The Numbers Are In: Bay Area's Depomed Reveals 328 Job Cuts in WARN Notice


Depomed filed notice with the State of California, indicating it planned to lay off 328 staffers starting Feb. 4, 2018 through the end of 2018.

The filing stated, in part, “All the positions referenced in this letter will be eliminated at the Newark (Calif.) location and throughout the U.S.”

The company’s sales department will take the brunt of the layoffs, losing 235 jobs. In addition, approximately 22 district managers and top-level regional executives will lose their jobs. According to the letter, about 60 different job categories will be affected.

Depomed focuses on drugs for pain and other central nervous system conditions. Its top-selling drug is Nucynta.

The company swapped out its management team in March after a battle with investors. Arthur Higgins, formerly chief executive officer of Bayer Healthcare took the top spot as Depomed’s president and chief executive.

Earlier this month, the company indicated it planned to lay off 40 percent of staff and move its headquarters from the Bay Area to an unidentified location in the Midwest or East Coast. This followed a deal with Collegium Pharmaceutical to commercialize Nucynta. With Collegium taking over the commercialization of the drug, Depomed will not require the same level of sales staffing, and it will also require a smaller headquarters as well. In an announcement at the time, the company said the relocation will take place in the middle of 2018 and save Depomed about $10 million annually.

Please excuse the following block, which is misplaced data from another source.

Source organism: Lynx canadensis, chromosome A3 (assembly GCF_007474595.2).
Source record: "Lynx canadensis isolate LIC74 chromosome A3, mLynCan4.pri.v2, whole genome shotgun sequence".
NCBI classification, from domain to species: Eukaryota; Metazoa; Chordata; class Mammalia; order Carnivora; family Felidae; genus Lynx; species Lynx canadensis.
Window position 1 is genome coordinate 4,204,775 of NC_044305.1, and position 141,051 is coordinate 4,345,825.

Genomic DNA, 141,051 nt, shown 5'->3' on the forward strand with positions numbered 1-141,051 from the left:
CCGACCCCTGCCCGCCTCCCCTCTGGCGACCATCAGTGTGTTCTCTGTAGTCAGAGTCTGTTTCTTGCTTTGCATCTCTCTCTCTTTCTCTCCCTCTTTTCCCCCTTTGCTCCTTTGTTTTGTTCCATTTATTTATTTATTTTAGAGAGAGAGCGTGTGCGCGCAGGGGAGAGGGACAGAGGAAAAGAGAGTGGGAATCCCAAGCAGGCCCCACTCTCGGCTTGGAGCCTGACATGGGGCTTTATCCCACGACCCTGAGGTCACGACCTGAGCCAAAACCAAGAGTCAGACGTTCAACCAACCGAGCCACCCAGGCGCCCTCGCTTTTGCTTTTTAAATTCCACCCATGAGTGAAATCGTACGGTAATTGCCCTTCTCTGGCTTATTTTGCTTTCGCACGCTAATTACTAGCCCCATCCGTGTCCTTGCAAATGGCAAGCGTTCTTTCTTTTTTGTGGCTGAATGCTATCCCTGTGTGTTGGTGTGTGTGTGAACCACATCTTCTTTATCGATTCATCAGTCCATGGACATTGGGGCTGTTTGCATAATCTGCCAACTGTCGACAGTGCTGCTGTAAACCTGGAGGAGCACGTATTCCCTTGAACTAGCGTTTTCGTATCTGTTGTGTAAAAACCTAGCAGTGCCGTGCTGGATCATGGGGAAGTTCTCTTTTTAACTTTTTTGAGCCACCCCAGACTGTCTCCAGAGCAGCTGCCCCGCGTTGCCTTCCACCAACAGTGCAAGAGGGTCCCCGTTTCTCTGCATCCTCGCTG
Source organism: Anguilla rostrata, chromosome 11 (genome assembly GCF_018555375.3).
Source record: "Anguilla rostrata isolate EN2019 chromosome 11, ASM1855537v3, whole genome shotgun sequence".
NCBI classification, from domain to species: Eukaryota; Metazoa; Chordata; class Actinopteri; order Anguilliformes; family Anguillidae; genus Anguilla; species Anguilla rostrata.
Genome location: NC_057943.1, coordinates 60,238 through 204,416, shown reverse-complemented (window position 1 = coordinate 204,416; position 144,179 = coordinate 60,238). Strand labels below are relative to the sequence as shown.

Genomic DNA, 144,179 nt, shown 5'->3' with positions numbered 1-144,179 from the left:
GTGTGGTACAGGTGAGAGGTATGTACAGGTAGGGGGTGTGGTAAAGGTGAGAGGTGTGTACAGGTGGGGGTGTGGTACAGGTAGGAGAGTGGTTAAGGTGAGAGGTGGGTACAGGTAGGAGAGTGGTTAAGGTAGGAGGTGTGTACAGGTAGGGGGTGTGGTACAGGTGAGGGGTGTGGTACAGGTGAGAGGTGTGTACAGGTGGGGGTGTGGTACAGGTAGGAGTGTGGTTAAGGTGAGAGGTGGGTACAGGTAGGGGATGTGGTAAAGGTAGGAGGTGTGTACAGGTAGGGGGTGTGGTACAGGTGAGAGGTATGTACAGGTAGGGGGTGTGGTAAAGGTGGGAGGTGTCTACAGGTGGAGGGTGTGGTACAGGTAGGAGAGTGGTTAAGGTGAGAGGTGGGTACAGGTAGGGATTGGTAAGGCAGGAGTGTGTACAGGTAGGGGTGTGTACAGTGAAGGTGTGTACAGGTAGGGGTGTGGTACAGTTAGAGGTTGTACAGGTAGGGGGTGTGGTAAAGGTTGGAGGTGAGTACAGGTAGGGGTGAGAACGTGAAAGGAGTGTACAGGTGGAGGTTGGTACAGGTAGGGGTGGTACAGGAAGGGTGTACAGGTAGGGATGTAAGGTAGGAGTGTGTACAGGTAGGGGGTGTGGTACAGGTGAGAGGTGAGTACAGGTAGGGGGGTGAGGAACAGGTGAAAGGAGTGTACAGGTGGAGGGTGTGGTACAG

“We are looking at locations that will provide us with improved access to top-tier pharmaceutical talent that will build Depomed into a leading specialty pharmaceutical company,” said Higgins in a statement at the time. “I would like to sincerely thank all of the employees impacted by this restructuring for their dedicated and loyal service to Depomed.”

Depomed handed off the commercialization to Collegium for two formulations of Nucynta, an extended release and an immediate release version. Depomed receives royalties on all sales of Nucynta, and in the first four years, will receive a minimum royalty of $135 million annually. The company acquired the U.S. rights to the drug from Janssen Pharmaceuticals  a Johnson & Johnson company, in 2015 for $1.05 billion.

Much of the changes are related to an overall restructuring of the company to focus on its Neurology and Specialty businesses. “Taking these steps, in terms of headcount reductions and office relocation, will provide additional financial and strategic benefits,” said Higgins, reported The Mercury News.

The investor battles were with Jeffrey Smith, managing member of hedge fund Starboard Value LP. Starboard began a battle to oust Depomed’s board as early as April 2016, and took a 9.8 percent stake in the company. When Depomed, under its management team led by James Schoeneck, made a hostile takeover attempt of Horizon Pharma. Starboard said it did not approve of the company’s governance and expressed concerns about Depomed’s capital allocation.

The activist hedge fund is noted for this approach, which it used with Darden Restaurants in 2014. It was semi-successful in a similar attempt with Yahoo.

In the case of Depomed, it was successful, replacing Schoeneck with Higgins. In addition, Higgins, William McKee, former chief financial officer of Barr Pharmaceuticals and Gavin Molinelli, a partner at Starboard Value LP, joined the company’s board of directors. They replaced Samuel Saks and David Zenoff, who resigned from the board.

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